Texas Rangers Positional Preview: Catcher

** This is the third installment of a new series at Shutdown Inning. This series will look at the 2012 Texas Rangers roster position-by-position each day leading up to Opening Day.  

The Starter

Vernon Wells should be one of the most popular players in Texas. Not because he should play in Texas, but because the Los Angeles Angels traded Mike Napoli for him. Without that trade, Texas would likely not have had the opportunity to land Mike Napoli. Even when Texas did trade for Mike Napoli, I’m not sure anyone believed it would work out as well as it did for Texas.

The story on Napoli’s time in LA is familiar to a lot of us. Manager Mike Scioscia did not think Napoli was a good enough defensive catcher to be “the guy” behind the plate. Instead, LA chose to trade Napoli and play Jeff Mathis behind the plate in 2011. That is a move I’m sure LA would love to take back.

Not only did LA trade for one of the worst contracts in baseball history by acquiring Vernon Wells, they got rid of Napoli so they could play a catcher that put up one of the worst offensive seasons we have ever seen. Meanwhile Napoli was traded to Texas where he played stellar defense and was the best offensive catcher in baseball in 2011.

2011 was by far Mike Napoli’s best year as a professional baseball player. Before he was widely regarded as a power hitter who dominated lefties, but couldn’t do much else. Now he is looked at as one of the few elite catchers in the game. Catcher is a position, much like short stop, that is such a defensive premium that it is hard to have a subpar defender play there. Many, myself included, worried that Napoli would not be able to handle the rigors of being a team’s primary catcher.

Fast forward to now and Mike Napoli has laid many of those questions to rest. His work behind the plate improved greatly since he has been in Texas. (Which is really hard to believe considering Mike Scioscia is widely regarded as one of the best coaches for catchers in the league) Mike Napoli now projects to be the Rangers opening day starter, and primary catcher for 2012. This is the last year Mike Napoli is under team control, and many fans would like to see the Rangers lock Napoli up long term.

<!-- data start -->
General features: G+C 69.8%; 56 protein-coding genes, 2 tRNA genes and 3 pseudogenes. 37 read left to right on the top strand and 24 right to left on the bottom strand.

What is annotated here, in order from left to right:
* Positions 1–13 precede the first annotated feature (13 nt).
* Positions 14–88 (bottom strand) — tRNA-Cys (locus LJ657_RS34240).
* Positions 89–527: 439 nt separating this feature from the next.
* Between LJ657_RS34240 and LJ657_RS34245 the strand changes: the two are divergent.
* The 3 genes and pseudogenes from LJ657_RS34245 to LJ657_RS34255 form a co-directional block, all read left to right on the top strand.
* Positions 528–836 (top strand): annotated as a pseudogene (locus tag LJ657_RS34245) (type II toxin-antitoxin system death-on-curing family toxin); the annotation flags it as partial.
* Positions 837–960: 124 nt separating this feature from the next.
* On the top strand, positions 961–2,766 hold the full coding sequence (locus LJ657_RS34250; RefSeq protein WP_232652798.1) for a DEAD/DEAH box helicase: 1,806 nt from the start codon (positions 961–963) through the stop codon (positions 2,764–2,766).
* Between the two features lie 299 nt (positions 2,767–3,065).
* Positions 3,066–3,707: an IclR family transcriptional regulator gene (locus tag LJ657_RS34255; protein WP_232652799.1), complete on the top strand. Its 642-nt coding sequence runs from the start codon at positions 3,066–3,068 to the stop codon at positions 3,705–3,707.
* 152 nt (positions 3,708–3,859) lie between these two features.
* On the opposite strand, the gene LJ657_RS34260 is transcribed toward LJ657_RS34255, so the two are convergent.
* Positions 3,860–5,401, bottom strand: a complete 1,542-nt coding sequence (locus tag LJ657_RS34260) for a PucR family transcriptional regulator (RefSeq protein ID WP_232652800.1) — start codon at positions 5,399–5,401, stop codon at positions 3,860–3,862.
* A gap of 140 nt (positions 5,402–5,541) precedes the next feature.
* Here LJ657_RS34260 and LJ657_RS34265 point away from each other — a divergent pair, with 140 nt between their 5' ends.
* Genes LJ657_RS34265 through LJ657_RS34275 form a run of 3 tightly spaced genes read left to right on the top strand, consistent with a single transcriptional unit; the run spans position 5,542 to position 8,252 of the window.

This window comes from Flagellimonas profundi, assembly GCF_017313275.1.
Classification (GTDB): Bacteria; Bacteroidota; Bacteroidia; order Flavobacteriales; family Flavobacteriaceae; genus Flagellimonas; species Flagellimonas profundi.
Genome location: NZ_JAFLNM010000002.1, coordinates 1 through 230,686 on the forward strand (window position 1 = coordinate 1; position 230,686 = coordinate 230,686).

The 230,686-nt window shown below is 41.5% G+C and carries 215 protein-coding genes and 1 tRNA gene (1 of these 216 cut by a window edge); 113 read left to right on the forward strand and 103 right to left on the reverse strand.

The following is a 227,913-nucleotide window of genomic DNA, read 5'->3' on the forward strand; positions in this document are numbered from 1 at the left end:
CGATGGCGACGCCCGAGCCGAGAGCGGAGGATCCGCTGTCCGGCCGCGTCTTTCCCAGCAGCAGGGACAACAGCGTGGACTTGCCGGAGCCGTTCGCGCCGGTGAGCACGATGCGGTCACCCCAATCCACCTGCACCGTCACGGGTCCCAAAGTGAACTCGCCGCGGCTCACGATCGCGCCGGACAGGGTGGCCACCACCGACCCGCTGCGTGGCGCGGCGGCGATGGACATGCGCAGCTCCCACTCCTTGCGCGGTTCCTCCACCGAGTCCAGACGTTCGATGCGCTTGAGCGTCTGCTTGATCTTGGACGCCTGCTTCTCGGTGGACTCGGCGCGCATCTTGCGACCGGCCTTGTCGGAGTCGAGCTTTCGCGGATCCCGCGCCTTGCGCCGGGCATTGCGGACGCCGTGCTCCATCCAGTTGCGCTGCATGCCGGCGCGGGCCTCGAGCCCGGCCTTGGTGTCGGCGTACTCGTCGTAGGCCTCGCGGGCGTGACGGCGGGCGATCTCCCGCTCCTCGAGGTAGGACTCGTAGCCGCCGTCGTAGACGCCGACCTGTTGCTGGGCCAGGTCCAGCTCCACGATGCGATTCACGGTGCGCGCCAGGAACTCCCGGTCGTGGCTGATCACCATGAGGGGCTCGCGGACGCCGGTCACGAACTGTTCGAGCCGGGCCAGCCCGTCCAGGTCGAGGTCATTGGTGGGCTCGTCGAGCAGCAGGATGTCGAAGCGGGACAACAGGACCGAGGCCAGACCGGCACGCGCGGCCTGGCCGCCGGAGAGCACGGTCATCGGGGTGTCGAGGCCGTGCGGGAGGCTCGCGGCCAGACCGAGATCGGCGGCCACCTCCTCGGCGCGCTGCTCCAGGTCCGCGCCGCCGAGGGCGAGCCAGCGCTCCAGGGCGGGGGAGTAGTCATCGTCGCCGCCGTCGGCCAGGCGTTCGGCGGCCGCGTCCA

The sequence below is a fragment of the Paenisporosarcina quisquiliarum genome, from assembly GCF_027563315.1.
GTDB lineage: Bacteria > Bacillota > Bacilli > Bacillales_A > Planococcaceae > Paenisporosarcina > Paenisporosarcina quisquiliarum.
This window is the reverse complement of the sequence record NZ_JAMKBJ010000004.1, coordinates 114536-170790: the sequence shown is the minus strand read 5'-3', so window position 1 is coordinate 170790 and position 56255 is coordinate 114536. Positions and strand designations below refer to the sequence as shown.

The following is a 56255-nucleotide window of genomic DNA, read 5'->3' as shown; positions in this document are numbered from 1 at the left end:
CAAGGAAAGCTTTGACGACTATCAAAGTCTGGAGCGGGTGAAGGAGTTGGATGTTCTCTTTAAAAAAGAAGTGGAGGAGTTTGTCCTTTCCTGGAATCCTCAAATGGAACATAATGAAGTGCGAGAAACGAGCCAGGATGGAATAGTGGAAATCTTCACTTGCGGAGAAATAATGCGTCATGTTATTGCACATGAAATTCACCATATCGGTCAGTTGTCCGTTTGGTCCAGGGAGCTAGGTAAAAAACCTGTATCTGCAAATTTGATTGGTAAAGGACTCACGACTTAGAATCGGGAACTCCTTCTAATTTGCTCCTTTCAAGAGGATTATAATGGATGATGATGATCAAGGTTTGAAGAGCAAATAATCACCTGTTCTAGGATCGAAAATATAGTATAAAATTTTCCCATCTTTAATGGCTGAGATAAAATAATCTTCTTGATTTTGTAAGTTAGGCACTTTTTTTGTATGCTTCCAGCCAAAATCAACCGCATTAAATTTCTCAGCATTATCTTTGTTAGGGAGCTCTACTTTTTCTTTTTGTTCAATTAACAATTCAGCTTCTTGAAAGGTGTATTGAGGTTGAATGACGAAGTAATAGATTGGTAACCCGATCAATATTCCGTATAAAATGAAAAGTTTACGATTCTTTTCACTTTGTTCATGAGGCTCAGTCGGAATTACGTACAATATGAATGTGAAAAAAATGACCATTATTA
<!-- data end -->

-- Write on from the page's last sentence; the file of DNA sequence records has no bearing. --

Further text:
Coming off of a career year, Napoli is looking for a larger contact than Texas is comfortable with at the moment. 2012 will be a crucial year for Mike Napoli. If he has another campaign as strong as his 2011 season, he could be in line for a larger contract than Victor Martinez signed with Detroit prior to the 2011 season. Mike has established himself as an elite catcher, but many will be watching to see if 2011 was an anomaly.

The Bench

Before the Rangers traded for Mike Napoli, they signed Yorvit Torrealba who was supposed to be the Rangers starting catcher for 2011-2012. Obviously those plans have changed with the arrival and explosion of Mike Napoli. Now Texas has taken a position that has been troublesome ever since Ivan Rodriguez left, and turned it in to an area of strength. With Yorvit and Napoli on the roster, Texas has one of the best catching tandems in the league. Yorvit is a defensive specialist who doesn’t kill you offensively. He doesn’t have the pop that Mike Napoli does, but Yorvit is a line drive hitter capable of putting a few in the seats.
Luis Martinez is the rangers “emergency catcher.” He will likely spend most of the year in AAA Round Rock. Martinez doesn’t profile as much of an offensive player, but his defensive work behind the plate is very impressive. For Texas to have an emergency catcher capable of handling a major league staff is a real benefit. If either Yorvit or Napoli goes down for a short period of time, look for Martinez to pick up the slack.

The Projection

Mike Napoli will catch 70 games for Texas with Yorvit Torrealba catching another 70. Injuries from the catcher position are common so I wouldn’t be surprised to see Luis Martinez come up and catch a few games during the season, as well as some in September. I’ll say he will catch 22 games for Texas this year.
The Stats
  Avg     HR  RBI SB  BB    K   E
Mike Napoli: .290   28    85    3    50    95   4
The Rest:      .255     8     45    3    25    70   5


Lincoln Floyd is a Senior Staff Writer for ShutDownInning.com. He can be reached via email at Lincoln.Floyd@shutdowninning.com or on Twitter @SDILincoln
Lincoln Floyd

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